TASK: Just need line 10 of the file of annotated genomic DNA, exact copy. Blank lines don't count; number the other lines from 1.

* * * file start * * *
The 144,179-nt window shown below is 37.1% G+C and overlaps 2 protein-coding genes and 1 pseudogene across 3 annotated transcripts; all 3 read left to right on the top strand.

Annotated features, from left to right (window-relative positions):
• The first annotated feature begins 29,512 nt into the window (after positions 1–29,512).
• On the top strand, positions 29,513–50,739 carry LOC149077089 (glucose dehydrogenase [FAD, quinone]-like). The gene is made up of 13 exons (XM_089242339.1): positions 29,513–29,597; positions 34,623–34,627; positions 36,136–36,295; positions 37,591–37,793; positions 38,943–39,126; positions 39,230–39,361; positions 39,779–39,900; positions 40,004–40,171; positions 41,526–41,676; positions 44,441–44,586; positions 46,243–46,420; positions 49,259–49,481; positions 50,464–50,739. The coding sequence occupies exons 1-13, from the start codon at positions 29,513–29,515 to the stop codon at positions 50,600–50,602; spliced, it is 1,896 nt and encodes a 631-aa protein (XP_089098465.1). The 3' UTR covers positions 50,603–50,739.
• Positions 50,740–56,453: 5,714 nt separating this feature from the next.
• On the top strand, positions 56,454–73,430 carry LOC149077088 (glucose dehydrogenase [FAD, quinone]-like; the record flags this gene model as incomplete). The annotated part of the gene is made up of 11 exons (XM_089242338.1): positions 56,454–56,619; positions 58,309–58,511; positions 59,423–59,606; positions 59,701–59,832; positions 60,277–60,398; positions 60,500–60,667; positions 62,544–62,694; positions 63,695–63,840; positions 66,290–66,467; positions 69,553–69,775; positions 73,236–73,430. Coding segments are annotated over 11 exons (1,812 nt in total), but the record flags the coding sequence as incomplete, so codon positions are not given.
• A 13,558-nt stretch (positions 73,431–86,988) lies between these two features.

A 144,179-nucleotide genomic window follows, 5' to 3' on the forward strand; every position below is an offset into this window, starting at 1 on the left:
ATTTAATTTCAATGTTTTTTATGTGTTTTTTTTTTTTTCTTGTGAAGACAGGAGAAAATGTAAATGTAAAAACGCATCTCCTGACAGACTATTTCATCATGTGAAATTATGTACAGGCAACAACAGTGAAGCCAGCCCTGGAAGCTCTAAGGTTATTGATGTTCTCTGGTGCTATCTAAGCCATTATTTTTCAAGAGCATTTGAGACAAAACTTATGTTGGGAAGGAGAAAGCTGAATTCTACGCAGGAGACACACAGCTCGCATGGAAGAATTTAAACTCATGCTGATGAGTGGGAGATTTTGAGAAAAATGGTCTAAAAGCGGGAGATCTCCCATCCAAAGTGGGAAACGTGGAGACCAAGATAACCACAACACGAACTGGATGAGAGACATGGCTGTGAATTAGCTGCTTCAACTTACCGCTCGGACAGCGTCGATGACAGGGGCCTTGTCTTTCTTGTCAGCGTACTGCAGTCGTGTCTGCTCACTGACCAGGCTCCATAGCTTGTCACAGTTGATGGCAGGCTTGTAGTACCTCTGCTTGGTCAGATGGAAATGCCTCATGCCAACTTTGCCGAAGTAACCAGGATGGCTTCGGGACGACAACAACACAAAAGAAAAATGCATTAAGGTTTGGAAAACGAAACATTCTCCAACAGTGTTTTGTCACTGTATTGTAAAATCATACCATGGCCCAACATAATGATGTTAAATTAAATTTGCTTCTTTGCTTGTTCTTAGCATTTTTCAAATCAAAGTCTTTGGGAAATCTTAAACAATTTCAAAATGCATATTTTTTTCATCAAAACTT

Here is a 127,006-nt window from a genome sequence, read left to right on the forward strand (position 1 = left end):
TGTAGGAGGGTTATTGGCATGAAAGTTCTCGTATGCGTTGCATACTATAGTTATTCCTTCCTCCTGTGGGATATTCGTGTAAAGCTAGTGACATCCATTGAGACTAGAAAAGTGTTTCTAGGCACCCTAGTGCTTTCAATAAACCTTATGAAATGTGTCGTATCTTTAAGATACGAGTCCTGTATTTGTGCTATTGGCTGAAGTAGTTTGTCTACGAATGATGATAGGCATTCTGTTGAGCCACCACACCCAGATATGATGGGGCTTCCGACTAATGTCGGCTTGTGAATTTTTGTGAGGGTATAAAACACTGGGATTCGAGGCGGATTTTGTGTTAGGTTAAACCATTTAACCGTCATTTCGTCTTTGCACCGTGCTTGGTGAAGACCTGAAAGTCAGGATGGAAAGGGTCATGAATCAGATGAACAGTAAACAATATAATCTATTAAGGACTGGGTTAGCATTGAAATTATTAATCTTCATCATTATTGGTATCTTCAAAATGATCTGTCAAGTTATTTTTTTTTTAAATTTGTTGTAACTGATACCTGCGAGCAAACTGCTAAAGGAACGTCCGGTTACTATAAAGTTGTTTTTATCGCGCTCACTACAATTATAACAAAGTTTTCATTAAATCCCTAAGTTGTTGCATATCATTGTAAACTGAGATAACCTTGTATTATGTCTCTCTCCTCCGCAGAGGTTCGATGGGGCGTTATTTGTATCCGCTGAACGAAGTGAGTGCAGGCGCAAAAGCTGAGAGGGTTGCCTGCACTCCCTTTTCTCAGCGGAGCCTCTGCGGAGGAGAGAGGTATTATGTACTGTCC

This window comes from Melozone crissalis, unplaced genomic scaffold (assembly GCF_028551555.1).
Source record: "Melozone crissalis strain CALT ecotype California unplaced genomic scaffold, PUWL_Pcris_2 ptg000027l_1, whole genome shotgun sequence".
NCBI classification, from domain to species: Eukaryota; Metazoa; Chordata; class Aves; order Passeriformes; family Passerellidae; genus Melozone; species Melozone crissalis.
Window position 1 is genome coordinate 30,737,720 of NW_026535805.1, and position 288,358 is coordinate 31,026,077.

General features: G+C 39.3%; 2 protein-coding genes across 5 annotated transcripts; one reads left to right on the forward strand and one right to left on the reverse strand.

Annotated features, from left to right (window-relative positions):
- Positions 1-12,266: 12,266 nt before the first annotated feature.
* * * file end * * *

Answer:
Here is a 127,006-nt window from a genome sequence, read left to right on the forward strand (position 1 = left end):